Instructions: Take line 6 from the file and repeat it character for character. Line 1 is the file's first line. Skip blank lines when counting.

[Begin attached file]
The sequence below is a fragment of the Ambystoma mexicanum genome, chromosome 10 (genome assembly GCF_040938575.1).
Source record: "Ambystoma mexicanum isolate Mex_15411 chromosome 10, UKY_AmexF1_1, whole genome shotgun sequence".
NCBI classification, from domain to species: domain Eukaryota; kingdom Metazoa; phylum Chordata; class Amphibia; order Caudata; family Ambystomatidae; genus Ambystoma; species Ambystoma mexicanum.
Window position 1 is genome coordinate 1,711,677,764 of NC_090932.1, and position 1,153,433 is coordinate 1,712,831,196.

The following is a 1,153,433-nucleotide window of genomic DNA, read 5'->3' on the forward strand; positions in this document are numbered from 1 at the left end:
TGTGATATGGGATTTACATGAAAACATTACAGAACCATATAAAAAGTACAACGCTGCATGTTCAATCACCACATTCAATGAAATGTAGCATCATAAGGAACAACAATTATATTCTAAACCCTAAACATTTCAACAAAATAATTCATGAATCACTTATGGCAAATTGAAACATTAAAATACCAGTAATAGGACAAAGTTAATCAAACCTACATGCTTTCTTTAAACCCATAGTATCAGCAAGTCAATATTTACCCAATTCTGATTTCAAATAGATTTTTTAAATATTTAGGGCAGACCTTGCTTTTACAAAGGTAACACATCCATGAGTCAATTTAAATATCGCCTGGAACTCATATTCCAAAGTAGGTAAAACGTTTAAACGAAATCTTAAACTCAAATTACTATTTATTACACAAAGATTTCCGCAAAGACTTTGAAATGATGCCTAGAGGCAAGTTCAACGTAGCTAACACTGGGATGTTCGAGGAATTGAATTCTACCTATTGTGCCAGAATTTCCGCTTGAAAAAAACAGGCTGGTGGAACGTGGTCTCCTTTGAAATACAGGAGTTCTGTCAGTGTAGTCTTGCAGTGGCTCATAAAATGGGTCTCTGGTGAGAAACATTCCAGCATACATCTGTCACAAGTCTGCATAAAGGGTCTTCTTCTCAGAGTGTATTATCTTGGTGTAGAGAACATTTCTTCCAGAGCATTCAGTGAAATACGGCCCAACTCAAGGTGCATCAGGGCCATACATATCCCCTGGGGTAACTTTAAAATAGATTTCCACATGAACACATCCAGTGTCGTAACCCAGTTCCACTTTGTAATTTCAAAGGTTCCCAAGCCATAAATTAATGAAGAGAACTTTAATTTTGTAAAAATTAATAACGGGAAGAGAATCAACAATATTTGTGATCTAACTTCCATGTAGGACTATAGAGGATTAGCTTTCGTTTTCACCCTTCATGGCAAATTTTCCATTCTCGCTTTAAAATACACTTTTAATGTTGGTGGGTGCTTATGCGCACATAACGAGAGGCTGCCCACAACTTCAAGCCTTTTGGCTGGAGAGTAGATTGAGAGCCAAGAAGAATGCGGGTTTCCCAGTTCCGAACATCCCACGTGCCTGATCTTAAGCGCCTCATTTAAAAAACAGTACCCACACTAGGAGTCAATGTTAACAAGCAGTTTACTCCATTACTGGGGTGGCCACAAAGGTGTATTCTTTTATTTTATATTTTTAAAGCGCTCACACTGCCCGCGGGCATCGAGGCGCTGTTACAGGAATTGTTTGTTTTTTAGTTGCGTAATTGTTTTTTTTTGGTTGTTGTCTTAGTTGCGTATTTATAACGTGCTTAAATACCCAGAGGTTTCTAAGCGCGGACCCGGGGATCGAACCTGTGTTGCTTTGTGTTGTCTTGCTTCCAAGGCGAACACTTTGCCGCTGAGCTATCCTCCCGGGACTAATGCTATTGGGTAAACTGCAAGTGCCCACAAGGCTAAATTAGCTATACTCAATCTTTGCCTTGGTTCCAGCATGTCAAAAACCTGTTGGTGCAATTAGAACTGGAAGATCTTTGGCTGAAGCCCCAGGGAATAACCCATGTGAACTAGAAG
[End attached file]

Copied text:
TGTGATATGGGATTTACATGAAAACATTACAGAACCATATAAAAAGTACAACGCTGCATGTTCAATCACCACATTCAATGAAATGTAGCATCATAAGGAACAACAATTATATTCTAAACCCTAAACATTTCAACAAAATAATTCATGAATCACTTATGGCAAATTGAAACATTAAAATACCAGTAATAGGACAAAGTTAATCAAACCTACATGCTTTCTTTAAACCCATAGTATCAGCAAGTCAATATTTACCCAATTCTGATTTCAAATAGATTTTTTAAATATTTAGGGCAGACCTTGCTTTTACAAAGGTAACACATCCATGAGTCAATTTAAATATCGCCTGGAACTCATATTCCAAAGTAGGTAAAACGTTTAAACGAAATCTTAAACTCAAATTACTATTTATTACACAAAGATTTCCGCAAAGACTTTGAAATGATGCCTAGAGGCAAGTTCAACGTAGCTAACACTGGGATGTTCGAGGAATTGAATTCTACCTATTGTGCCAGAATTTCCGCTTGAAAAAAACAGGCTGGTGGAACGTGGTCTCCTTTGAAATACAGGAGTTCTGTCAGTGTAGTCTTGCAGTGGCTCATAAAATGGGTCTCTGGTGAGAAACATTCCAGCATACATCTGTCACAAGTCTGCATAAAGGGTCTTCTTCTCAGAGTGTATTATCTTGGTGTAGAGAACATTTCTTCCAGAGCATTCAGTGAAATACGGCCCAACTCAAGGTGCATCAGGGCCATACATATCCCCTGGGGTAACTTTAAAATAGATTTCCACATGAACACATCCAGTGTCGTAACCCAGTTCCACTTTGTAATTTCAAAGGTTCCCAAGCCATAAATTAATGAAGAGAACTTTAATTTTGTAAAAATTAATAACGGGAAGAGAATCAACAATATTTGTGATCTAACTTCCATGTAGGACTATAGAGGATTAGCTTTCGTTTTCACCCTTCATGGCAAATTTTCCATTCTCGCTTTAAAATACACTTTTAATGTTGGTGGGTGCTTATGCGCACATAACGAGAGGCTGCCCACAACTTCAAGCCTTTTGGCTGGAGAGTAGATTGAGAGCCAAGAAGAATGCGGGTTTCCCAGTTCCGAACATCCCACGTGCCTGATCTTAAGCGCCTCATTTAAAAAACAGTACCCACACTAGGAGTCAATGTTAACAAGCAGTTTACTCCATTACTGGGGTGGCCACAAAGGTGTATTCTTTTATTTTATATTTTTAAAGCGCTCACACTGCCCGCGGGCATCGAGGCGCTGTTACAGGAATTGTTTGTTTTTTAGTTGCGTAATTGTTTTTTTTTGGTTGTTGTCTTAGTTGCGTATTTATAACGTGCTTAAATACCCAGAGGTTTCTAAGCGCGGACCCGGGGATCGAACCTGTGTTGCTTTGTGTTGTCTTGCTTCCAAGGCGAACACTTTGCCGCTGAGCTATCCTCCCGGGACTAATGCTATTGGGTAAACTGCAAGTGCCCACAAGGCTAAATTAGCTATACTCAATCTTTGCCTTGGTTCCAGCATGTCAAAAACCTGTTGGTGCAATTAGAACTGGAAGATCTTTGGCTGAAGCCCCAGGGAATAACCCATGTGAACTAGAAG